Seven lessons from Shark Tank judge and real estate entrepreneur Barbara Corcoran

US Shark Tank judge and real estate magnate Barbara Corcoran was interviewed on the podcast How I Built This recently and she shared some pearls of wisdom that are worth fleshing out from a behavioural perspective.

1. Establish your credibility

Finding it difficult to stand out in such a competitive industry, Corcoran decided to take her sales data and supply The New York Times with a report on the New York real estate market — something that had never been done before. Two weeks later she found herself in a story on the front page of the real estate section, giving her “instant credibility … all because we were quoted as an expert”.

The lesson: People are persuaded by credibility, and a good way to convey yours is to show other people trust you enough to publish what you say.

2. Signal your authority

People judge attributes like competence, warmth and intelligence on the basis of what you wear. Corcoran said she used her first cheque to buy a “fancy coat”, which she wore for the next few years as a way to signal to herself and her customers that she was in the right place.

The lesson: When it comes to how you represent yourself, you have a couple of decisions to make. Dressing in a conforming way (like a business suit for professional services, black for design or hoodies for startups) will likely make people feel comfortable because you are ‘one of them’ or fit with the image of that profession. However, if you want to stand out, dressing in a non-conforming way will signal your difference. The catch here is you need to work harder to prove that difference has value.

3. Contextualise bad news

Market conditions change, and through her career Corcoran has found herself having to lay off staff. In one case, the downturn struck at a time Corcoran’s mother was working for her. Designating herself the fall guy, Corcoran’s mother insisted she be sacked first and publicly because “no one can be mad at you if you’ve fired your mother”.

The lesson: Bad news doesn’t seem so bad if something is worse. Telling people their price is going up will be easier to swallow if you tell them how much your competitors are raising prices first.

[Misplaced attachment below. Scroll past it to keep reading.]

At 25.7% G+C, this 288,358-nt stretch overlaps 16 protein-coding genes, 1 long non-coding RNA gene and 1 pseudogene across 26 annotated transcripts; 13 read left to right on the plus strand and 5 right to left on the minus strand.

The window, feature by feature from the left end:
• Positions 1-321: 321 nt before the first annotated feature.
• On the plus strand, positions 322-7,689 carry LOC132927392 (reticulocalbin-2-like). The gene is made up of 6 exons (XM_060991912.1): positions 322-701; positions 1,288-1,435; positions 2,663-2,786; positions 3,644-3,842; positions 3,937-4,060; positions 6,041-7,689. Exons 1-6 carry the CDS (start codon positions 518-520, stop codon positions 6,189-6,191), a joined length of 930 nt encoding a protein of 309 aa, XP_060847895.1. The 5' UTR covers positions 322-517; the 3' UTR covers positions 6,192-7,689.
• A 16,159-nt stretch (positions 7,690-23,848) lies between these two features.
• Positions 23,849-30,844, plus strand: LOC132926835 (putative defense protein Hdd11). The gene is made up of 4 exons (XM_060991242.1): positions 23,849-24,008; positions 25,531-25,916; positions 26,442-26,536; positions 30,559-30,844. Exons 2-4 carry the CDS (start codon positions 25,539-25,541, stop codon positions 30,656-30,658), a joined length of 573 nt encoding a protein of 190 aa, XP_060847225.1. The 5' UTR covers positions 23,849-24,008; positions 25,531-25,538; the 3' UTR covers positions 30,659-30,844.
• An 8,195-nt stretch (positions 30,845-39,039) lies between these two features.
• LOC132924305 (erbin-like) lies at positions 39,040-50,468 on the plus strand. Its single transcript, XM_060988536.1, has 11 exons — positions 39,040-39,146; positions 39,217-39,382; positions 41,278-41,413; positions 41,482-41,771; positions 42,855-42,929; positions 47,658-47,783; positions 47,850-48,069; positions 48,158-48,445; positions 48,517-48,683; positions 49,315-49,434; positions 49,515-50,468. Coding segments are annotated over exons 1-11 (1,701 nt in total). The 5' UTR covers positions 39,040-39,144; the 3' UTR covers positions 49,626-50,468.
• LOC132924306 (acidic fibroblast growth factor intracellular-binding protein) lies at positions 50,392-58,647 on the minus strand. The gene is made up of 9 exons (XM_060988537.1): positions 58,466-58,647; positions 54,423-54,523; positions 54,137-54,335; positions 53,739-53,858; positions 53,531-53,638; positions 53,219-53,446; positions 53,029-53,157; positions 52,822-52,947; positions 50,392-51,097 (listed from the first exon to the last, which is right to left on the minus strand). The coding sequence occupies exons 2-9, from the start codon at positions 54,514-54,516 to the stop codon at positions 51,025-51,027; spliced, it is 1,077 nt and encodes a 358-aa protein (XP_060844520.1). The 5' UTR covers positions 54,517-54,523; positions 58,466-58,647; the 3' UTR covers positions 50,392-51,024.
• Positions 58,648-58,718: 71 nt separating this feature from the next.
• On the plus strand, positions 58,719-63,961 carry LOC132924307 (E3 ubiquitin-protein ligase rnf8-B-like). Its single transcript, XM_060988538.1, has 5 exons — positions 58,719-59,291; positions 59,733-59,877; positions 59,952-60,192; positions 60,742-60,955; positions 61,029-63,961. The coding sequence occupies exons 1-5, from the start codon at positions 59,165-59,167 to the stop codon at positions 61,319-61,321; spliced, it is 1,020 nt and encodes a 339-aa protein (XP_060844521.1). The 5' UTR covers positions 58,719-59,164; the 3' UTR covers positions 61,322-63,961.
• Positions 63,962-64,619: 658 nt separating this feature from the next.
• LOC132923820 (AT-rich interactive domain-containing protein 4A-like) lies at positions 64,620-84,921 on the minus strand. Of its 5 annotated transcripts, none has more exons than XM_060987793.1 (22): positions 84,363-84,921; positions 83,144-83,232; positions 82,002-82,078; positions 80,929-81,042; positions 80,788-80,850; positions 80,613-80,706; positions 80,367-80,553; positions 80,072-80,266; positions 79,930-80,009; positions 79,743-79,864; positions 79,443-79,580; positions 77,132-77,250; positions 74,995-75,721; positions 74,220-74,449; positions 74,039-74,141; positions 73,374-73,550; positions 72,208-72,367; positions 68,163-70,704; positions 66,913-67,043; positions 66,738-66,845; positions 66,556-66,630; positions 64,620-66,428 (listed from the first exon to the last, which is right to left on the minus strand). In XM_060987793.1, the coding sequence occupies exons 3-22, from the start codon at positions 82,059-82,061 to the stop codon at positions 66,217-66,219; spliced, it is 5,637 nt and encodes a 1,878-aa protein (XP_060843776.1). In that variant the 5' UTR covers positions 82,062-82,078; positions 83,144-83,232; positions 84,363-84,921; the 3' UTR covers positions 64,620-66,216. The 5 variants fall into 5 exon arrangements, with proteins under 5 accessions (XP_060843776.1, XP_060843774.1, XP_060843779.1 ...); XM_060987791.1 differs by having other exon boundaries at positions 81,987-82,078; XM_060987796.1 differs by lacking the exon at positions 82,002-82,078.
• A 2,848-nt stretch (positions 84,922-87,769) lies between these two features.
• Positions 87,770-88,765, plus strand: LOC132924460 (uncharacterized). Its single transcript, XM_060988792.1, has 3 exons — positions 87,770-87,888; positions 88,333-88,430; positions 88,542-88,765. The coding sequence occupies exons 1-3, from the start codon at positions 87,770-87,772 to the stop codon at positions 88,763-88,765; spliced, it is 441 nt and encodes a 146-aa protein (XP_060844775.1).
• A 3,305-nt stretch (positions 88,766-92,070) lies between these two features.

4. Create scarcity

In one of my favourite anecdotes from the interview, Corcoran describes how she managed to sell 88 apartments that other agents had failed to move. These were the apartments no one wanted — some didn’t have kitchens, others no windows, it was a real mixed bag.

Corcoran identified the best way to create desire was to pit customers against each other, sparking a feeding frenzy. Knowing it would be difficult for customers to compare one apartment with another, she priced them the same. It meant that people buying a place with a kitchen would feel great, but so would those who didn’t get a kitchen but got a better floor instead. Further:  

  • • Apartments were sold on a first come, first served basis, creating urgency;
  • • No two apartments were the same, creating scarcity; and
  • • Sales reps were told it was a “secret sale”, and to limit who they invited because “there’s not enough to go around”, creating both exclusivity and scarcity. 

The lesson: People will be more likely to buy if they fear missing out.

5. Understand customers focus on short-term pain and benefits

Corcoran told how she convinced the owner of the unpopular apartments that he should offer two years free maintenance to customers because “no one thinks beyond two years”. Here Corcoran had identified short-term bias, where people seek certainty in the immediate term but have a poor sense of future needs.

The lesson: Taking away pain in the short-term will help convince people to act now.

6. Play to your strengths

As she grew her business, Corcoran recognised her time was better spent on tasks other than selling. For that she recruited sales people.

The lesson: As business owners we can fall into the trap of thinking we need to do or be good at everything. You may be better served playing to your strengths and employing the talents of others in particular areas. Remember, there’s an opportunity cost to the time you spend doing tasks you hate.

7. Remember it’s about people skills

About business, Corcoran says: “All you need to know is how to work with people, and that’s all the business ever is. Any success or failure rests entirely on my ability to work with the people at hand.”

The lesson: Knowing what makes people tick is a big part of business success. For that, you can rely on intuition or trial and error, or make it easy for yourself by applying the lessons of behavioural science.

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